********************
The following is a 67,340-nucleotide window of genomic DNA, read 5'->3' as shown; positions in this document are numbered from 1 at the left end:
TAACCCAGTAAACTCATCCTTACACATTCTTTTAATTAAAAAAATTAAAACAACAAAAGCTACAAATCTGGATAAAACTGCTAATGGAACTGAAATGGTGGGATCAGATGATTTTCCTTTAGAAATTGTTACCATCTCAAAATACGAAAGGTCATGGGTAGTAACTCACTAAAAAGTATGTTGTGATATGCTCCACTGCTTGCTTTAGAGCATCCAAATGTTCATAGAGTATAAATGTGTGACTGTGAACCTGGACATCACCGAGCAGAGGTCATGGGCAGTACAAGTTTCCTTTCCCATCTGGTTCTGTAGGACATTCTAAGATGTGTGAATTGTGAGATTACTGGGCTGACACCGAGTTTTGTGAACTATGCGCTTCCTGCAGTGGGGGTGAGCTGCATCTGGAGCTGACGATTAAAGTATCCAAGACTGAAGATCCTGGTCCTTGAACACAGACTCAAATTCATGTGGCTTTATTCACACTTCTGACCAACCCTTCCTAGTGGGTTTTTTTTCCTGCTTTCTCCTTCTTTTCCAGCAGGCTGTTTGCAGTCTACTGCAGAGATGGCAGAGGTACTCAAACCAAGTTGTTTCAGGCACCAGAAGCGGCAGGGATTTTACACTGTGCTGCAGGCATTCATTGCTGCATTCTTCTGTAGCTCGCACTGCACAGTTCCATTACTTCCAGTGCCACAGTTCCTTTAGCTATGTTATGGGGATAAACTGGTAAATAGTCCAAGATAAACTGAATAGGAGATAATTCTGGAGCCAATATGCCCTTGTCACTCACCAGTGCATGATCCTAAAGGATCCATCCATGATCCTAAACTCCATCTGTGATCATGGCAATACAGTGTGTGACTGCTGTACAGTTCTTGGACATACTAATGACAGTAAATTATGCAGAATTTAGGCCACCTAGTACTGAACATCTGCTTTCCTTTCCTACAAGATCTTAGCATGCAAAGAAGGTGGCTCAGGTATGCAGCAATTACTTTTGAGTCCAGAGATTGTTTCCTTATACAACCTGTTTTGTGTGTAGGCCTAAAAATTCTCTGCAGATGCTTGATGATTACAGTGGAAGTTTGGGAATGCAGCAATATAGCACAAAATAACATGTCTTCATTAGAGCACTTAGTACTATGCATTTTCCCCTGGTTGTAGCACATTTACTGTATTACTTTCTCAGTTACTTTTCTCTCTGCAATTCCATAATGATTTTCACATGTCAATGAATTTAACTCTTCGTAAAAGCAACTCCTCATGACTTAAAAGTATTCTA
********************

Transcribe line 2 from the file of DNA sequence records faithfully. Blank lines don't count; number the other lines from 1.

TAACCCAGTAAACTCATCCTTACACATTCTTTTAATTAAAAAAATTAAAACAACAAAAGCTACAAATCTGGATAAAACTGCTAATGGAACTGAAATGGTGGGATCAGATGATTTTCCTTTAGAAATTGTTACCATCTCAAAATACGAAAGGTCATGGGTAGTAACTCACTAAAAAGTATGTTGTGATATGCTCCACTGCTTGCTTTAGAGCATCCAAATGTTCATAGAGTATAAATGTGTGACTGTGAACCTGGACATCACCGAGCAGAGGTCATGGGCAGTACAAGTTTCCTTTCCCATCTGGTTCTGTAGGACATTCTAAGATGTGTGAATTGTGAGATTACTGGGCTGACACCGAGTTTTGTGAACTATGCGCTTCCTGCAGTGGGGGTGAGCTGCATCTGGAGCTGACGATTAAAGTATCCAAGACTGAAGATCCTGGTCCTTGAACACAGACTCAAATTCATGTGGCTTTATTCACACTTCTGACCAACCCTTCCTAGTGGGTTTTTTTTCCTGCTTTCTCCTTCTTTTCCAGCAGGCTGTTTGCAGTCTACTGCAGAGATGGCAGAGGTACTCAAACCAAGTTGTTTCAGGCACCAGAAGCGGCAGGGATTTTACACTGTGCTGCAGGCATTCATTGCTGCATTCTTCTGTAGCTCGCACTGCACAGTTCCATTACTTCCAGTGCCACAGTTCCTTTAGCTATGTTATGGGGATAAACTGGTAAATAGTCCAAGATAAACTGAATAGGAGATAATTCTGGAGCCAATATGCCCTTGTCACTCACCAGTGCATGATCCTAAAGGATCCATCCATGATCCTAAACTCCATCTGTGATCATGGCAATACAGTGTGTGACTGCTGTACAGTTCTTGGACATACTAATGACAGTAAATTATGCAGAATTTAGGCCACCTAGTACTGAACATCTGCTTTCCTTTCCTACAAGATCTTAGCATGCAAAGAAGGTGGCTCAGGTATGCAGCAATTACTTTTGAGTCCAGAGATTGTTTCCTTATACAACCTGTTTTGTGTGTAGGCCTAAAAATTCTCTGCAGATGCTTGATGATTACAGTGGAAGTTTGGGAATGCAGCAATATAGCACAAAATAACATGTCTTCATTAGAGCACTTAGTACTATGCATTTTCCCCTGGTTGTAGCACATTTACTGTATTACTTTCTCAGTTACTTTTCTCTCTGCAATTCCATAATGATTTTCACATGTCAATGAATTTAACTCTTCGTAAAAGCAACTCCTCATGACTTAAAAGTATTCTA